LUCINDA WILLIAMS ADAMS
BORN AUGUST 10, 1937
GOLD, 4X100M RELAY
Lucinda was born on August 10, 1937 and grew up in Boll Weevil Hill, Bloomingdale, Georgia (outside Savannah). Her parents, David and Willie Mae, were custodians in a nearby school that did not allow Black students to attend.
Lucinda had two older brothers she enjoyed competing against. Her speed caught the attention of the jr. high boys’ track coach, Joe Turner, who began training her with the boys. In 1954 (her junior year), at the Tuskegee Relays in Alabama, Tigerbelles coach Ed Temple noticed her speed, and invited her to join the TSU summer program.
Her senior year of high school, Lucinda was offered a grant-in-aid/scholarship to TSU. Her own parents had not attended school past the fifth grade. Lucinda would be the first person in her family to attend college.
The Tigerbelles were internationally competing athletes representing the U.S., but travel to meets within the U.S. was rough. Segregation laws throughout the South meant sleeping in cars, not hotels, and using the bushes instead of bathrooms.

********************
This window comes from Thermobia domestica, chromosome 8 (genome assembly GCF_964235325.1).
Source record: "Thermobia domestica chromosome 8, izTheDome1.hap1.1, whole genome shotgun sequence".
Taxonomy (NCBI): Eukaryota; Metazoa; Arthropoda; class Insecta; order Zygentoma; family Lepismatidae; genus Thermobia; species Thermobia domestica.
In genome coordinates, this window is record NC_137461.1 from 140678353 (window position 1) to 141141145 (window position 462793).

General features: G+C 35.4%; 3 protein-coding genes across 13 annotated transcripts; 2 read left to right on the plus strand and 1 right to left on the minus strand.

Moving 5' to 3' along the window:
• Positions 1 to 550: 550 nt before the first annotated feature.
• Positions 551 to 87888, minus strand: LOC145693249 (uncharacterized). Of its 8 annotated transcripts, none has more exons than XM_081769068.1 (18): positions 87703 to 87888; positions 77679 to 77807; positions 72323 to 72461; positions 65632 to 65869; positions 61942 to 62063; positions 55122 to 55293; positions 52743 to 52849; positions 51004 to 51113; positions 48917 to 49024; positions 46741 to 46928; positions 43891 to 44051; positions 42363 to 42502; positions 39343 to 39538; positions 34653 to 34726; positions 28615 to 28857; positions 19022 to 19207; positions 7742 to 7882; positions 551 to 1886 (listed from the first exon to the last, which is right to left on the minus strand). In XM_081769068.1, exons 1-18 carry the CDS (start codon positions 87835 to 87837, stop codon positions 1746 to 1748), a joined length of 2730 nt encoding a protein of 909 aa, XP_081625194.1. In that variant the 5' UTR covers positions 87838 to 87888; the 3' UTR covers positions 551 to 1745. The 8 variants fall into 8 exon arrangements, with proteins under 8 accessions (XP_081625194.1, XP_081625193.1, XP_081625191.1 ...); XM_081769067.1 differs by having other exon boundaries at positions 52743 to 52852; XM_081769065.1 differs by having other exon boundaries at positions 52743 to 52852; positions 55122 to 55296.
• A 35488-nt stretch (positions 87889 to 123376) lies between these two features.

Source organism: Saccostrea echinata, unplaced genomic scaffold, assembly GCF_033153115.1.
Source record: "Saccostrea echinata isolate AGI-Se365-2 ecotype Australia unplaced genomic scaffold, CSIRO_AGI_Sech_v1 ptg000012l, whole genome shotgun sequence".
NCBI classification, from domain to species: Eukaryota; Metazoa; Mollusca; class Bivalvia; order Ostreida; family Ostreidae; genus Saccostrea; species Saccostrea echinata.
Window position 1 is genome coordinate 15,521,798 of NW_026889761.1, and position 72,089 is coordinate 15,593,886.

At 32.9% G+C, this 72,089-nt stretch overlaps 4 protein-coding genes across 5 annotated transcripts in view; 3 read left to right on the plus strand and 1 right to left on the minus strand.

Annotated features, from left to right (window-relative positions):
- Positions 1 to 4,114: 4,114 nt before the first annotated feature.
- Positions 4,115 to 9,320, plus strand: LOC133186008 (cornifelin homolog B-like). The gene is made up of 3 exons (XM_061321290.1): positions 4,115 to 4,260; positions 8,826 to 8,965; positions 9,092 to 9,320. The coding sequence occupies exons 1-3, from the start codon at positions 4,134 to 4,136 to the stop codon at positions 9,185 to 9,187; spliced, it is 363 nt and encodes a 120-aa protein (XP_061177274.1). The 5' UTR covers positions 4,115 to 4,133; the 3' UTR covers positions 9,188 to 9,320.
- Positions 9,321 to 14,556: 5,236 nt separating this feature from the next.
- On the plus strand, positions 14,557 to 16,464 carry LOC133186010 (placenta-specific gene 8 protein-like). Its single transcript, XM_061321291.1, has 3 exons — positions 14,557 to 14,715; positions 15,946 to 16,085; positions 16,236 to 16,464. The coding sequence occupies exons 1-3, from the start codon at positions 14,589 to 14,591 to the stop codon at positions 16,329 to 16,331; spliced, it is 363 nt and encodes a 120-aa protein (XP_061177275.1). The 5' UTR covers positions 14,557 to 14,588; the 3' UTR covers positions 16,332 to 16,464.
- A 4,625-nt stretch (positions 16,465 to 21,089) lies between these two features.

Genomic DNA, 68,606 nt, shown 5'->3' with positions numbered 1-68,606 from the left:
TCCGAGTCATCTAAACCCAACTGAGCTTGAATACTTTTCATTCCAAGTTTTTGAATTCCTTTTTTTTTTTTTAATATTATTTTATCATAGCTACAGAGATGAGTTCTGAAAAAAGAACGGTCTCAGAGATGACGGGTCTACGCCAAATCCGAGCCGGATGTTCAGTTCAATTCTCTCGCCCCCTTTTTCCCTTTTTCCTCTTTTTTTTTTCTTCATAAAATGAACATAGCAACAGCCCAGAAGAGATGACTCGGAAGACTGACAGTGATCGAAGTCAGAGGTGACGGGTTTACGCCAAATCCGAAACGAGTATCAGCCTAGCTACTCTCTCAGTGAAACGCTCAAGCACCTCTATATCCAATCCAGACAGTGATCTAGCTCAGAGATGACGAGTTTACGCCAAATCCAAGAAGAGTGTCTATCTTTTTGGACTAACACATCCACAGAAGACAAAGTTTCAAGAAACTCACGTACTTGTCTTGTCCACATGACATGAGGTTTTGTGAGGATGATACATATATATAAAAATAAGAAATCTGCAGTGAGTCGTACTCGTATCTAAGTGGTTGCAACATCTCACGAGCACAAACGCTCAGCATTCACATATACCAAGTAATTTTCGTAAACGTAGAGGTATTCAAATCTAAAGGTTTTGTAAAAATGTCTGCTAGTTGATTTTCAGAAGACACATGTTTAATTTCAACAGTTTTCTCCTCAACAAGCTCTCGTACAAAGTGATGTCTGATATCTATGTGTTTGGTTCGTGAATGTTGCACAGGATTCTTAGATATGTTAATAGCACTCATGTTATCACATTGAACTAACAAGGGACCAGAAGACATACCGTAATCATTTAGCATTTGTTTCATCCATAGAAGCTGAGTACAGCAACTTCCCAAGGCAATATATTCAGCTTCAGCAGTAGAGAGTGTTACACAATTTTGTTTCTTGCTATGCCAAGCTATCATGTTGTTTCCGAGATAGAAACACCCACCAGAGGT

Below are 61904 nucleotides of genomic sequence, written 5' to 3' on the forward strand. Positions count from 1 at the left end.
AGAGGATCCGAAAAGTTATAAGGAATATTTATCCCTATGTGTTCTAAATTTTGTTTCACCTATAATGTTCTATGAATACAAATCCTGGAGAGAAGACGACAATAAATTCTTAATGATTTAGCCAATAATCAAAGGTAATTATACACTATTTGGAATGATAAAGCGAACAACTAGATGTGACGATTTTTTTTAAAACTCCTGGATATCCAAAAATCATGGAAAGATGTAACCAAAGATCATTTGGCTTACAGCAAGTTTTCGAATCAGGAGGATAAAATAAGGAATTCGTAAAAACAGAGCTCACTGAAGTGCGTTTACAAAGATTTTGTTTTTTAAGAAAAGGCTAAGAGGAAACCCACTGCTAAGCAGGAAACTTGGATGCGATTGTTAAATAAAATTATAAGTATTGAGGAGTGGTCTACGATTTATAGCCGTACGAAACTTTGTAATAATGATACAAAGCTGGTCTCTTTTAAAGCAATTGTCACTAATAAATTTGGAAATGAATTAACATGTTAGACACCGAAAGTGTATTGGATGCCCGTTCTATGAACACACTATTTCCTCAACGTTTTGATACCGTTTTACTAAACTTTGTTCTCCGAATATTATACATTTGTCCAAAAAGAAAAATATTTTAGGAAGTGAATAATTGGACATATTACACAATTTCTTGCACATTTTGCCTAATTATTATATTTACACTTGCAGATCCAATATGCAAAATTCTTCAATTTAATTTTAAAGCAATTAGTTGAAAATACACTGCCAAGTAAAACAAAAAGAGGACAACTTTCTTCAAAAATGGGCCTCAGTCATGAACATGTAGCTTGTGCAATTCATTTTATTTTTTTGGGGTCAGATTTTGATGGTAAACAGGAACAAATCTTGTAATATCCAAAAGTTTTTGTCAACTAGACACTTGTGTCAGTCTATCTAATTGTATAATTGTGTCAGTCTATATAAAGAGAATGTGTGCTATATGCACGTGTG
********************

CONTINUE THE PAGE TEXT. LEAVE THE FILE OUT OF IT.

Lucinda made the 1956 Melbourne Games team, but failed to advance in the 100m. 1959 would be her most dominating year of competition, capped with three golds at the Pan American Games in Chicago (100, 200 and 4x100 relay).
She found Olympic gold in Rome, in 1960. Lucinda would once again fail to advance in her individual event (200m), but be part of the world record breaking 4x100 team, even though her handoff to anchor leg runner Wilma Rudolph went poorly in the finals. Wilma misjudged Lucinda’s speed and didn’t take off fast enough; however, Wilma caught the two runners who passed her to win overall.
“I also knew that once [Wilma] got that baton no matter who was ahead of her she was going to catch them. It was frightening but we had confidence enough that we knew we were going to do it.”
After retiring from competition, Lucinda moved to Dayton, Ohio with her husband, and spent 36 years with Dayton Public Schools - first as a high school teacher and later as an administrator overseeing girls’ health and physical education.
LEARN MORE ABOUT THE ATHLETE:
"Lucinda Williams Adams: Rising above segregatin to reach a gold medal," Lisa Powell, Dayton Daily News, February 22, 2021.